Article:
On Roosevelt

I have a lot to say about Mr. Roosevelt.

I guess I’ll get the bad stuff out of the way first:
He was an assimilationist and most definitely an imperialist.
He was a racist and eugenicist.
He was relentlessly macho and stoked a hyper-masculine “cowboy” culture in which “being a man” had a lot to do with killing living things and strength through control even though that’s not how he expressed masculinity in his personal life.
He was a big game hunter and was part of generating the interest/demand that drove many species to/close to extinction.
He was also a Life Member of the NRA.

That’s what I have for now though I’m in the middle of several biographical works and will update this page as I have more to say.

As a modern-day, uber-liberal, queer, feminist obviously many of my views are contrary to Roosevelt’s and still — I am inspired by many facets of his personal philosophy and approach to life. I don’t say that to excuse his reprehensible actions but to say that my relationship to him as a person is complicated. Not entirely like enjoying the artistic works of an artist who in his regular life is a douchebag.

Like me, he didn’t get the healthiest start in life. We were both born asthmatic. We were both sick often as kids. He was told by multiple people that his physical condition would determine what he could and could not do and … he rejected the naysayers.

Like me, people frequently called attention to the loudness of his opinions.

Like me, he believed in things like: monopoly-busting, truth in advertising, preserving natural wonders as national parks free to all, the right of citizens to rule ourselves, pro-regulation of corporations, conservation, venturing out to see the world. When splitting from his own political party, he said: “This country belongs to the people. Its resources, its business, its laws, its institutions, should be utilized, maintained, or altered in whatever manner will best promote the general interest.” He believed strongly in the balance of strength and courage with gentleness, tenderness, and great unselfishness.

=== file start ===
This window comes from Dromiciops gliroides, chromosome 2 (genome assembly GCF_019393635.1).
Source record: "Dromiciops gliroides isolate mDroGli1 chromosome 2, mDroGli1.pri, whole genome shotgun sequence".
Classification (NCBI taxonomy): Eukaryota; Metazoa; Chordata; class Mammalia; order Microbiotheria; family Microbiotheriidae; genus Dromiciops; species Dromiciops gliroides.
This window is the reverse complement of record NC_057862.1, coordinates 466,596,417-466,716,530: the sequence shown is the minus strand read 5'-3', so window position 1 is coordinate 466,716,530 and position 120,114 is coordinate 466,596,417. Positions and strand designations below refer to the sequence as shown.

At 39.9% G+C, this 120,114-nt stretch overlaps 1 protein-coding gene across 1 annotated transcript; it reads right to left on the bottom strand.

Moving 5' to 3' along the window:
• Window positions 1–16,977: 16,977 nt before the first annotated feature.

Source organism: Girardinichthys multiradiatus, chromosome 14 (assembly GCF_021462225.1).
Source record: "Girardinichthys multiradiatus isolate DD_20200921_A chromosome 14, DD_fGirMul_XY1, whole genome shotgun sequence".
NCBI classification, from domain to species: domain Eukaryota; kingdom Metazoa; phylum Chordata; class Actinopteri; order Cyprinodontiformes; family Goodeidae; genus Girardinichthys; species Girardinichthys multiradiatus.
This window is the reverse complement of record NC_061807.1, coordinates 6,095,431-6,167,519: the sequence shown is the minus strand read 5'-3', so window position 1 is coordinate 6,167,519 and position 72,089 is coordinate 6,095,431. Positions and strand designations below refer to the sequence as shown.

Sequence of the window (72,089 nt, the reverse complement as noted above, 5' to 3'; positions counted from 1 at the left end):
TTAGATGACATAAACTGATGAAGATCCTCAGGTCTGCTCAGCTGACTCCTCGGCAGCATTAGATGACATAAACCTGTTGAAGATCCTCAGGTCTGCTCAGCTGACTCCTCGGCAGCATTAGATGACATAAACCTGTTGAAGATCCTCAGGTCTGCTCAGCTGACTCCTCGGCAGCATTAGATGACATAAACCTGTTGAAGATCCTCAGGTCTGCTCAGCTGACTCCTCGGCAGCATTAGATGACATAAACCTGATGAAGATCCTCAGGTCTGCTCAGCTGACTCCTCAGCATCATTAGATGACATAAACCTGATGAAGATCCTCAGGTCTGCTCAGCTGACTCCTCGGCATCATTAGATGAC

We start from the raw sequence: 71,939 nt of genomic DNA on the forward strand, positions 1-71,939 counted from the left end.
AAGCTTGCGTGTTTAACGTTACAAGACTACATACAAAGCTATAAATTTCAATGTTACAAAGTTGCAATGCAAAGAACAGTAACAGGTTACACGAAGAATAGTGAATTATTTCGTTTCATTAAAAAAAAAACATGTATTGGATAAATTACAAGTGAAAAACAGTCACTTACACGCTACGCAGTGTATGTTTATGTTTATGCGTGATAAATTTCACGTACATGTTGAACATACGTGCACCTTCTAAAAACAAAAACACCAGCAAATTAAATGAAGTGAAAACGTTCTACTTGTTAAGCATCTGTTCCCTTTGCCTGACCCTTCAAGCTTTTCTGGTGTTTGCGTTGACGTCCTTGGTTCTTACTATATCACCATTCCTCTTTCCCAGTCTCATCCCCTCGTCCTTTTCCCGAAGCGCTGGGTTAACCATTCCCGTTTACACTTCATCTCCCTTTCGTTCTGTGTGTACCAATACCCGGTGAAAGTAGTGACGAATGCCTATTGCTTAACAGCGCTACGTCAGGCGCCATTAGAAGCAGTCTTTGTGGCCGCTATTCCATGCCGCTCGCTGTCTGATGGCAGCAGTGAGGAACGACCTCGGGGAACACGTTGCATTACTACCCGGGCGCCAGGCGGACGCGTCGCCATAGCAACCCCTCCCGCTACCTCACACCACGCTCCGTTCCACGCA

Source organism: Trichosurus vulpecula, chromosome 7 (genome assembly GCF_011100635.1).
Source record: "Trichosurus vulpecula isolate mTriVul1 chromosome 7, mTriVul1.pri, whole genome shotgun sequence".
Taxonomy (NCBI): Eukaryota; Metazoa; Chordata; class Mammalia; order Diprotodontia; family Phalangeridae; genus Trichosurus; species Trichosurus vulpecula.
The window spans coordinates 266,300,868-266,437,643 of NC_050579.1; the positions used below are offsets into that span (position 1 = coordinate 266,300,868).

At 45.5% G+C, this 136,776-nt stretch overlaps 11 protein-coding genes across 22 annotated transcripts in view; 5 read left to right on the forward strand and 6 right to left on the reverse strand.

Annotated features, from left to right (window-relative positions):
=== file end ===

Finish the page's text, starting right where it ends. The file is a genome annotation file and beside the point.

His Square Deal emphasized conservation of natural resources, control of corporations, and consumer protection. While president, he referred to “the representatives of predatory wealth” as “guilty of “all forms of iniquity from the oppression of wage workers to defrauding the public.” He may be the closest we’ve ever come to having a Socialist president!

In short, despite all of the terrible stuff he did or participated in, I still feel a connection and yet this blog is in no way a blanket endorsement of his actions. Oh, and there’s the fact that he died on my birthday. That’s a creepy coincidence.

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